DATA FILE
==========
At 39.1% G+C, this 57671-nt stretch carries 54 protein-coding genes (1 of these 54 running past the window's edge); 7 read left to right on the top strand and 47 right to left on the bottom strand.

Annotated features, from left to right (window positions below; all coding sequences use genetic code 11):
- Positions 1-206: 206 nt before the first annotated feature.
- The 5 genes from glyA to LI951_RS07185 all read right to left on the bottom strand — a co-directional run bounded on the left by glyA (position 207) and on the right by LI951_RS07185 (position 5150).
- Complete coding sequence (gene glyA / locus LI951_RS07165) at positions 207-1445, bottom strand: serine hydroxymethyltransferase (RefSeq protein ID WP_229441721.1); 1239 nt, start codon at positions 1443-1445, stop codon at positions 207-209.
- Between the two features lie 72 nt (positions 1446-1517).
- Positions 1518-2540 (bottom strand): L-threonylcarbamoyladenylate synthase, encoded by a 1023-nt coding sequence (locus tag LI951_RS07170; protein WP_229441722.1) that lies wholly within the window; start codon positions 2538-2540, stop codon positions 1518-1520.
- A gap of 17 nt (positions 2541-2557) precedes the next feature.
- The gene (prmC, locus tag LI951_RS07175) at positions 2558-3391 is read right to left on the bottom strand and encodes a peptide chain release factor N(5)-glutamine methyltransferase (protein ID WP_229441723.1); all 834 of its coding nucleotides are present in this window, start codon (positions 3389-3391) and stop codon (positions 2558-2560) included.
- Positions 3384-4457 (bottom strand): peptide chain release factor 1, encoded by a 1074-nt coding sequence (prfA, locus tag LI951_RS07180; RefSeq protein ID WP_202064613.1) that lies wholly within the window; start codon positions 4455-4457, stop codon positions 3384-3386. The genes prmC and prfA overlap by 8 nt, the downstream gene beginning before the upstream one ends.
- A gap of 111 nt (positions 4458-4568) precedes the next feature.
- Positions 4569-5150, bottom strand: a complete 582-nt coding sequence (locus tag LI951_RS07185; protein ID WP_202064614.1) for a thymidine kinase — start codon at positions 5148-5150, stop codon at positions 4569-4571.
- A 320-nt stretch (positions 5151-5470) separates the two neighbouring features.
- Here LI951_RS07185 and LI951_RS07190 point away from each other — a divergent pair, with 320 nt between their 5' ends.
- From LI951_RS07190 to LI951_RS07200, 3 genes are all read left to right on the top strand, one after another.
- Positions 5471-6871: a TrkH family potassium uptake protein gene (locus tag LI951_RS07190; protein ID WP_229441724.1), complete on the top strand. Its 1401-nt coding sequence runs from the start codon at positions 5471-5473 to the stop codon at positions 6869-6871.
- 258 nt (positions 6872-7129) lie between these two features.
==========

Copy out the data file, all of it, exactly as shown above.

At 39.1% G+C, this 57671-nt stretch carries 54 protein-coding genes (1 of these 54 running past the window's edge); 7 read left to right on the top strand and 47 right to left on the bottom strand.

Annotated features, from left to right (window positions below; all coding sequences use genetic code 11):
- Positions 1-206: 206 nt before the first annotated feature.
- The 5 genes from glyA to LI951_RS07185 all read right to left on the bottom strand — a co-directional run bounded on the left by glyA (position 207) and on the right by LI951_RS07185 (position 5150).
- Complete coding sequence (gene glyA / locus LI951_RS07165) at positions 207-1445, bottom strand: serine hydroxymethyltransferase (RefSeq protein ID WP_229441721.1); 1239 nt, start codon at positions 1443-1445, stop codon at positions 207-209.
- Between the two features lie 72 nt (positions 1446-1517).
- Positions 1518-2540 (bottom strand): L-threonylcarbamoyladenylate synthase, encoded by a 1023-nt coding sequence (locus tag LI951_RS07170; protein WP_229441722.1) that lies wholly within the window; start codon positions 2538-2540, stop codon positions 1518-1520.
- A gap of 17 nt (positions 2541-2557) precedes the next feature.
- The gene (prmC, locus tag LI951_RS07175) at positions 2558-3391 is read right to left on the bottom strand and encodes a peptide chain release factor N(5)-glutamine methyltransferase (protein ID WP_229441723.1); all 834 of its coding nucleotides are present in this window, start codon (positions 3389-3391) and stop codon (positions 2558-2560) included.
- Positions 3384-4457 (bottom strand): peptide chain release factor 1, encoded by a 1074-nt coding sequence (prfA, locus tag LI951_RS07180; RefSeq protein ID WP_202064613.1) that lies wholly within the window; start codon positions 4455-4457, stop codon positions 3384-3386. The genes prmC and prfA overlap by 8 nt, the downstream gene beginning before the upstream one ends.
- A gap of 111 nt (positions 4458-4568) precedes the next feature.
- Positions 4569-5150, bottom strand: a complete 582-nt coding sequence (locus tag LI951_RS07185; protein ID WP_202064614.1) for a thymidine kinase — start codon at positions 5148-5150, stop codon at positions 4569-4571.
- A 320-nt stretch (positions 5151-5470) separates the two neighbouring features.
- Here LI951_RS07185 and LI951_RS07190 point away from each other — a divergent pair, with 320 nt between their 5' ends.
- From LI951_RS07190 to LI951_RS07200, 3 genes are all read left to right on the top strand, one after another.
- Positions 5471-6871: a TrkH family potassium uptake protein gene (locus tag LI951_RS07190; protein ID WP_229441724.1), complete on the top strand. Its 1401-nt coding sequence runs from the start codon at positions 5471-5473 to the stop codon at positions 6869-6871.
- 258 nt (positions 6872-7129) lie between these two features.